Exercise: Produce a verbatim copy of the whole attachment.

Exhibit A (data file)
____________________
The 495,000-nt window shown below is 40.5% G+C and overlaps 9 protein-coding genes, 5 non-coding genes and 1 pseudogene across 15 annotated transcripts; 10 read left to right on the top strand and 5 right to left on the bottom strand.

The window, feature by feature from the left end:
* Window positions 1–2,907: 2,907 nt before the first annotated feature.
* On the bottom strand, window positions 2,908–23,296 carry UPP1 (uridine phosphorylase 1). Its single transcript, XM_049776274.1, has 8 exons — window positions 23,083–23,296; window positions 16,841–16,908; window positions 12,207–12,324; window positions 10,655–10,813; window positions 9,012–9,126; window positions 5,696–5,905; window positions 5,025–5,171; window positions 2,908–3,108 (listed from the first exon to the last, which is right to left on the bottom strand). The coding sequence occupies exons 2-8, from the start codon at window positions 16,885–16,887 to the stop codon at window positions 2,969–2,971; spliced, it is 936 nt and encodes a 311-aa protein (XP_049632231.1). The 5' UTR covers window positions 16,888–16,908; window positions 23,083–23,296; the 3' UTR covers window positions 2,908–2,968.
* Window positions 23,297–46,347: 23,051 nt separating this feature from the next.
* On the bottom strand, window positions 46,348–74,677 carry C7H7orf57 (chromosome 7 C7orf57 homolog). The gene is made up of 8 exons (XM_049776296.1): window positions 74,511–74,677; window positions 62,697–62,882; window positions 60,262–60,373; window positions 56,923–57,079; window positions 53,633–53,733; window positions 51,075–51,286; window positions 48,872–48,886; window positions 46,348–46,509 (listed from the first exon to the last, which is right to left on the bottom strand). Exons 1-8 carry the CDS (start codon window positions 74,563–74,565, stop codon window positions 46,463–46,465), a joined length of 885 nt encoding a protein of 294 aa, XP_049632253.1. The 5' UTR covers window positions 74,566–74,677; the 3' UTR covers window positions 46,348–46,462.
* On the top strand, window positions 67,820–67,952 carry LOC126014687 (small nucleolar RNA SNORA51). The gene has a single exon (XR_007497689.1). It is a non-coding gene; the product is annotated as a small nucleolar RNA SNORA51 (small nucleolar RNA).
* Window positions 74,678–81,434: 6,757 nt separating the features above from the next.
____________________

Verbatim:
The 495,000-nt window shown below is 40.5% G+C and overlaps 9 protein-coding genes, 5 non-coding genes and 1 pseudogene across 15 annotated transcripts; 10 read left to right on the top strand and 5 right to left on the bottom strand.

The window, feature by feature from the left end:
* Window positions 1–2,907: 2,907 nt before the first annotated feature.
* On the bottom strand, window positions 2,908–23,296 carry UPP1 (uridine phosphorylase 1). Its single transcript, XM_049776274.1, has 8 exons — window positions 23,083–23,296; window positions 16,841–16,908; window positions 12,207–12,324; window positions 10,655–10,813; window positions 9,012–9,126; window positions 5,696–5,905; window positions 5,025–5,171; window positions 2,908–3,108 (listed from the first exon to the last, which is right to left on the bottom strand). The coding sequence occupies exons 2-8, from the start codon at window positions 16,885–16,887 to the stop codon at window positions 2,969–2,971; spliced, it is 936 nt and encodes a 311-aa protein (XP_049632231.1). The 5' UTR covers window positions 16,888–16,908; window positions 23,083–23,296; the 3' UTR covers window positions 2,908–2,968.
* Window positions 23,297–46,347: 23,051 nt separating this feature from the next.
* On the bottom strand, window positions 46,348–74,677 carry C7H7orf57 (chromosome 7 C7orf57 homolog). The gene is made up of 8 exons (XM_049776296.1): window positions 74,511–74,677; window positions 62,697–62,882; window positions 60,262–60,373; window positions 56,923–57,079; window positions 53,633–53,733; window positions 51,075–51,286; window positions 48,872–48,886; window positions 46,348–46,509 (listed from the first exon to the last, which is right to left on the bottom strand). Exons 1-8 carry the CDS (start codon window positions 74,563–74,565, stop codon window positions 46,463–46,465), a joined length of 885 nt encoding a protein of 294 aa, XP_049632253.1. The 5' UTR covers window positions 74,566–74,677; the 3' UTR covers window positions 46,348–46,462.
* On the top strand, window positions 67,820–67,952 carry LOC126014687 (small nucleolar RNA SNORA51). The gene has a single exon (XR_007497689.1). It is a non-coding gene; the product is annotated as a small nucleolar RNA SNORA51 (small nucleolar RNA).
* Window positions 74,678–81,434: 6,757 nt separating the features above from the next.